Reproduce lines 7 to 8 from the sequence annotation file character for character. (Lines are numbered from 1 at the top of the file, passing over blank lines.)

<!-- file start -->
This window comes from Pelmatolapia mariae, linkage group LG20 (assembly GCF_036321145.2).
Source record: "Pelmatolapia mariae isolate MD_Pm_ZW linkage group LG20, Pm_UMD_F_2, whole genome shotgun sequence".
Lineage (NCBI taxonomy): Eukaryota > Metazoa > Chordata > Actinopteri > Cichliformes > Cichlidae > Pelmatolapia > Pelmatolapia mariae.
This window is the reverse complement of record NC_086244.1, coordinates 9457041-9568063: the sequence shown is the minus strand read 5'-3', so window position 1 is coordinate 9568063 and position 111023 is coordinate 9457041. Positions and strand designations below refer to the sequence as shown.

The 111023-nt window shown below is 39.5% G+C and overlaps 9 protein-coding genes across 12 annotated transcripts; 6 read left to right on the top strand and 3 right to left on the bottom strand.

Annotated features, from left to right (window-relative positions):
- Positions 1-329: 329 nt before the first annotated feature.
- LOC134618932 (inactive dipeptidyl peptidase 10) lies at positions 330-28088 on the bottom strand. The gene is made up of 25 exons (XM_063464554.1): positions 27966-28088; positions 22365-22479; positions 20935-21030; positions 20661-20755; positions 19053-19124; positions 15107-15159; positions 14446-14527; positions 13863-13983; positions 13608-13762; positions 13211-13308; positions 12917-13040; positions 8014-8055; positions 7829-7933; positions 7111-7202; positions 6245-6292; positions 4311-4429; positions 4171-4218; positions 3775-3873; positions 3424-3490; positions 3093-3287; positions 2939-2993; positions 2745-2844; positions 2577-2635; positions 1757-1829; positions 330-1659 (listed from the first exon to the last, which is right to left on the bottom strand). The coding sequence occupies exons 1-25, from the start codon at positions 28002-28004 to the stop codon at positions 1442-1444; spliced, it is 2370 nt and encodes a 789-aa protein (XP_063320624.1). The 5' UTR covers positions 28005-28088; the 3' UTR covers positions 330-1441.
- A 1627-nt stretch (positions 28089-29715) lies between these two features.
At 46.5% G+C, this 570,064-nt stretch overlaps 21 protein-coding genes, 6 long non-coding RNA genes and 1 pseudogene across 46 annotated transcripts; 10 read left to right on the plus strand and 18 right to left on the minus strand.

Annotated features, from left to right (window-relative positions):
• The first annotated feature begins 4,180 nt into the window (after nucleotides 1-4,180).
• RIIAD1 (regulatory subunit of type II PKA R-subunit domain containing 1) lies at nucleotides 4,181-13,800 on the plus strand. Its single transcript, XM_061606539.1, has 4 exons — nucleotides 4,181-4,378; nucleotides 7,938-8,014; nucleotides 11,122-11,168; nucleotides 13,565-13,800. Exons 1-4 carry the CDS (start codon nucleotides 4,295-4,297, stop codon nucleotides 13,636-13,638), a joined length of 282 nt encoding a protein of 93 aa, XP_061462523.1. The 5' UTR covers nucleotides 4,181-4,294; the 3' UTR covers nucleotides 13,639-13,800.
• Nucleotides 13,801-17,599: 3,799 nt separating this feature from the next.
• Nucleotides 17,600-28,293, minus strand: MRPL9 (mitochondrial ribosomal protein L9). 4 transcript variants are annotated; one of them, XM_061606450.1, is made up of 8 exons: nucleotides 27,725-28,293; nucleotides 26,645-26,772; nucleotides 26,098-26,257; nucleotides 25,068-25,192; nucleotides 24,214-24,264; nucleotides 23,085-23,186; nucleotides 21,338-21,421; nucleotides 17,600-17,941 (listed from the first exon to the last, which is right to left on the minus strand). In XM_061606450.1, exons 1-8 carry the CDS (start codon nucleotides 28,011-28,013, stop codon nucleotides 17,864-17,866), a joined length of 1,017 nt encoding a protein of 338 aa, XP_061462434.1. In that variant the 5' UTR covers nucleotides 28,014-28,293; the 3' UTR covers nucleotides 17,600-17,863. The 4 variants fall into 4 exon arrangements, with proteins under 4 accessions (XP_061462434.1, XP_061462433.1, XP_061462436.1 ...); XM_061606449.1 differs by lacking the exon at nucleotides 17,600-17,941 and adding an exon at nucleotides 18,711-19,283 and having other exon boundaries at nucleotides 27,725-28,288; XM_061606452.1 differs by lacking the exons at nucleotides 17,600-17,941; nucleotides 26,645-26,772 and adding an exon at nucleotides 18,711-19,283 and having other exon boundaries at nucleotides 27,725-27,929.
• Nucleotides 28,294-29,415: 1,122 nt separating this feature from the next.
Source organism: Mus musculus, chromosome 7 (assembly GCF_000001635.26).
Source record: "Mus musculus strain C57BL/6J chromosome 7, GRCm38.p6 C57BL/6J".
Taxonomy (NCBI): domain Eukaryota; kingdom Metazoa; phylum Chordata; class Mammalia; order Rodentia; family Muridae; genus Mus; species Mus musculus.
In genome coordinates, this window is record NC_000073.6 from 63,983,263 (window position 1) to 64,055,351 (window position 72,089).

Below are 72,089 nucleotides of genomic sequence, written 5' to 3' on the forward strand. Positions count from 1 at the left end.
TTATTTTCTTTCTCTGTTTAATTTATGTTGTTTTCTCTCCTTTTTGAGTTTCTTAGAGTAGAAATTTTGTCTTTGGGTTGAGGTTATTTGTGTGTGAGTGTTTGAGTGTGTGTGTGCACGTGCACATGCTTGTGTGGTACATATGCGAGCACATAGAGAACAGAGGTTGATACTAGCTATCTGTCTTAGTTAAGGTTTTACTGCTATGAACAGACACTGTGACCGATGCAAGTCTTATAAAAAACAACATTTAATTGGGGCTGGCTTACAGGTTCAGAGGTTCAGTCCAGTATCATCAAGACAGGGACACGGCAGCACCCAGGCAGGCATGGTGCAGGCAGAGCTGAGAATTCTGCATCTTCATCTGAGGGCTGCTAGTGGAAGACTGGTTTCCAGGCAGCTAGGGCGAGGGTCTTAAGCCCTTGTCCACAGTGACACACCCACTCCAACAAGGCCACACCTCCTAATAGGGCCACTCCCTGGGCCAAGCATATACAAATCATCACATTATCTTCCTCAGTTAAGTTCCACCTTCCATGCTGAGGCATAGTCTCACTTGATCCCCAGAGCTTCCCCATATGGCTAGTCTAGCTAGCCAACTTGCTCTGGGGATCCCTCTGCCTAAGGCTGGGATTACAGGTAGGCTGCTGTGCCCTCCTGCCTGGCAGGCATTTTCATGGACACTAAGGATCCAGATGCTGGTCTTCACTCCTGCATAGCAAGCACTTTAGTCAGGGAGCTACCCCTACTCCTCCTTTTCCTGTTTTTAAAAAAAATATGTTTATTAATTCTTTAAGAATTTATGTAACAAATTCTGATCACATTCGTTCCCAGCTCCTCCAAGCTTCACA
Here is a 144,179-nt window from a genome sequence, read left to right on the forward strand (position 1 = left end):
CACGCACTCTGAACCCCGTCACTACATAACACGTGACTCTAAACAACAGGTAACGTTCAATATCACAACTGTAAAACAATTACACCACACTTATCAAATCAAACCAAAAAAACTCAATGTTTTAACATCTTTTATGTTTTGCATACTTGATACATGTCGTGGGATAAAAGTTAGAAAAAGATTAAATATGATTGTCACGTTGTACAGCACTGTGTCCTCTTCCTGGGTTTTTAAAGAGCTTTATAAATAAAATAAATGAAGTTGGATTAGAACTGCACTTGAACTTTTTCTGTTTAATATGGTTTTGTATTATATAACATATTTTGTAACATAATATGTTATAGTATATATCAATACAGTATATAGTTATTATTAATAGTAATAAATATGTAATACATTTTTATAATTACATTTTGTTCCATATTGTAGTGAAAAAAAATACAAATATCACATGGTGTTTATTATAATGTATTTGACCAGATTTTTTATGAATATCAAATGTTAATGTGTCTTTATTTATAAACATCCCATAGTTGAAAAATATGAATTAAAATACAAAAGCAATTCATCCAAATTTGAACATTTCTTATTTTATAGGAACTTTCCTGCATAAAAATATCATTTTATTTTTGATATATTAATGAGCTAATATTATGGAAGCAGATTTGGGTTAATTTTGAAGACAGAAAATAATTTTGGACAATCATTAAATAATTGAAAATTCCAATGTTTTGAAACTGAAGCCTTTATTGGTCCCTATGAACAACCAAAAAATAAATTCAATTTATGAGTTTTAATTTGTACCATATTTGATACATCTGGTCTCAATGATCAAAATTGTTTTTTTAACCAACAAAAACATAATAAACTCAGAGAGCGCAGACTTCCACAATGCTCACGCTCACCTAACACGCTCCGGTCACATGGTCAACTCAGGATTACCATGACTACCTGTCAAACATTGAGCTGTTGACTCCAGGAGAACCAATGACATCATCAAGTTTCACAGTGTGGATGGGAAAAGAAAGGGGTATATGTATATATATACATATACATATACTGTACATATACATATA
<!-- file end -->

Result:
- Positions 1-329: 329 nt before the first annotated feature.
- LOC134618932 (inactive dipeptidyl peptidase 10) lies at positions 330-28088 on the bottom strand. The gene is made up of 25 exons (XM_063464554.1): positions 27966-28088; positions 22365-22479; positions 20935-21030; positions 20661-20755; positions 19053-19124; positions 15107-15159; positions 14446-14527; positions 13863-13983; positions 13608-13762; positions 13211-13308; positions 12917-13040; positions 8014-8055; positions 7829-7933; positions 7111-7202; positions 6245-6292; positions 4311-4429; positions 4171-4218; positions 3775-3873; positions 3424-3490; positions 3093-3287; positions 2939-2993; positions 2745-2844; positions 2577-2635; positions 1757-1829; positions 330-1659 (listed from the first exon to the last, which is right to left on the bottom strand). The coding sequence occupies exons 1-25, from the start codon at positions 28002-28004 to the stop codon at positions 1442-1444; spliced, it is 2370 nt and encodes a 789-aa protein (XP_063320624.1). The 5' UTR covers positions 28005-28088; the 3' UTR covers positions 330-1441.